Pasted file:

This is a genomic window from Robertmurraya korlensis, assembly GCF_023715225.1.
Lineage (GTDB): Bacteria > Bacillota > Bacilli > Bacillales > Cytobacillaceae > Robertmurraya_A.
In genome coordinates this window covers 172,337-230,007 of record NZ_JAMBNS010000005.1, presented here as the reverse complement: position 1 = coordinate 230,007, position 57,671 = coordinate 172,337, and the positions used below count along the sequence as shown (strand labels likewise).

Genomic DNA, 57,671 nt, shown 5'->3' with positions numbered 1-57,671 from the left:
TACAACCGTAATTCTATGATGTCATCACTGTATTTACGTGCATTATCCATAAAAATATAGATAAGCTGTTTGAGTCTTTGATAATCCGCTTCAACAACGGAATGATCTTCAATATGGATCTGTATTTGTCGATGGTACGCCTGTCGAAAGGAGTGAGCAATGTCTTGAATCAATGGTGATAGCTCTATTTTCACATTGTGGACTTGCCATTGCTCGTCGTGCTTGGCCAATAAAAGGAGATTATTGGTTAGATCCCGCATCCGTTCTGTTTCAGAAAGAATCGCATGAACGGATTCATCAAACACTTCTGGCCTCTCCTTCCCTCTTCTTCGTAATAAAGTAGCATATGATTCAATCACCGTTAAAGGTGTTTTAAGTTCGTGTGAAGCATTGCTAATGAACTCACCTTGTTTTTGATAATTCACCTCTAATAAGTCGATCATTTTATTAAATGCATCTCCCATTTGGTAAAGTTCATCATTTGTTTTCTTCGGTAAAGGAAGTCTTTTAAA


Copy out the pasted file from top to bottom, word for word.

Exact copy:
This is a genomic window from Robertmurraya korlensis, assembly GCF_023715225.1.
Lineage (GTDB): Bacteria > Bacillota > Bacilli > Bacillales > Cytobacillaceae > Robertmurraya_A.
In genome coordinates this window covers 172,337-230,007 of record NZ_JAMBNS010000005.1, presented here as the reverse complement: position 1 = coordinate 230,007, position 57,671 = coordinate 172,337, and the positions used below count along the sequence as shown (strand labels likewise).

Genomic DNA, 57,671 nt, shown 5'->3' with positions numbered 1-57,671 from the left:
TACAACCGTAATTCTATGATGTCATCACTGTATTTACGTGCATTATCCATAAAAATATAGATAAGCTGTTTGAGTCTTTGATAATCCGCTTCAACAACGGAATGATCTTCAATATGGATCTGTATTTGTCGATGGTACGCCTGTCGAAAGGAGTGAGCAATGTCTTGAATCAATGGTGATAGCTCTATTTTCACATTGTGGACTTGCCATTGCTCGTCGTGCTTGGCCAATAAAAGGAGATTATTGGTTAGATCCCGCATCCGTTCTGTTTCAGAAAGAATCGCATGAACGGATTCATCAAACACTTCTGGCCTCTCCTTCCCTCTTCTTCGTAATAAAGTAGCATATGATTCAATCACCGTTAAAGGTGTTTTAAGTTCGTGTGAAGCATTGCTAATGAACTCACCTTGTTTTTGATAATTCACCTCTAATAAGTCGATCATTTTATTAAATGCATCTCCCATTTGGTAAAGTTCATCATTTGTTTTCTTCGGTAAAGGAAGTCTTTTAAA